October, November and December are some of the busiest months of the year. In such a short amount of time, Americans celebrate Halloween, Thanksgiving, Christmas, Hanukkah, this year’s presidential election and everything in between.
As a student, I know I start saving up money in early August to buy presents, make costumes and eat food for the holidays. Many of us look forward to these three months all year because we associate them with various pies and family get togethers. However, have you ever stopped to consider the stress we are putting on the environment during these months?
In October, people begin to plan their Halloween costumes; We buy fabric from China, glitter from India, makeup from Thailand and dye from Indonesia. In November, we make turkey cutouts from construction paper and paper plates. We consume mass amounts of food as Americans and then we go shopping for Black Friday. We get a few plastic bags from every store we visit and end up with dozens. Instead, you can make your own pumpkin pie using pumpkins from local farmers, make your Thanksgiving meal out of local and seasonal foods and bring your own bags to shop with on Black Friday.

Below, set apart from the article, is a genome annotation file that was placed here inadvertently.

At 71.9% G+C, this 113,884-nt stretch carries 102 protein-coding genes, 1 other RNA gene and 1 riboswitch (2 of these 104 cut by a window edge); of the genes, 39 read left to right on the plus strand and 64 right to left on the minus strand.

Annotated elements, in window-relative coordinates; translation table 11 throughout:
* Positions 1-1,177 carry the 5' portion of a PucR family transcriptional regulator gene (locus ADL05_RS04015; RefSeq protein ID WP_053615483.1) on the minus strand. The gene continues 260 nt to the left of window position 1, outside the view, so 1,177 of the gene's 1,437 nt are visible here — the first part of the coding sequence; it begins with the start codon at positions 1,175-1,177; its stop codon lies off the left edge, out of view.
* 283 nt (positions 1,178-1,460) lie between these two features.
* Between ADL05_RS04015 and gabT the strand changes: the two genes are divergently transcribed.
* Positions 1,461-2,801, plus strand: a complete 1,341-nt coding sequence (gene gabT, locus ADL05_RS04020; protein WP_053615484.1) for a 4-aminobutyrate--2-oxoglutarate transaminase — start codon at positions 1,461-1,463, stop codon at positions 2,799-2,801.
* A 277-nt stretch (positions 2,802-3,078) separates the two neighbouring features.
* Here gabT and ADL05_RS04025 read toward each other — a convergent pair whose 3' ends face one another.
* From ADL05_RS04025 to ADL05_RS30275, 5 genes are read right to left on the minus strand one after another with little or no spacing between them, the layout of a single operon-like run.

Finally, it’s December — time for gift-wrapping and more shopping. A sweater for Mom, an iPhone for Dad, shoes and jewelry for brothers and sisters; and everything must be brand-new and gift wrapped. We put up our Christmas trees and decorate them with lights that remain plugged in for weeks. You get the point: It is difficult to celebrate the holidays and keep up our usual sustainable habits. While it may seem that way, it is not impossible.
This holiday season, challenge yourself by trying to stay sustainable. There are a number of ways to go about this. Start by buying less. Homemade gifts are always a great way to make things more personal and meaningful, and they allow you to give more and spend less at the same time. Unwrapped presents may not be as aesthetically pleasing as wrapped presents, but there is a way to do so in a sustainable way. Wrap your presents with newspaper and decorate it with stamps, paint or use the shiny side of an empty chip bag.
A simple search of “sustainable holidays” on the Internet will yield thousands of eco-friendly tips. Take a little bit of time and set a goal for yourself this year. What changes are you willing to make? How much of your carbon footprint can you reduce during this season? While you are doing so, encourage your friends and family to join you. Preserving our planet begins with making little changes in our daily lives.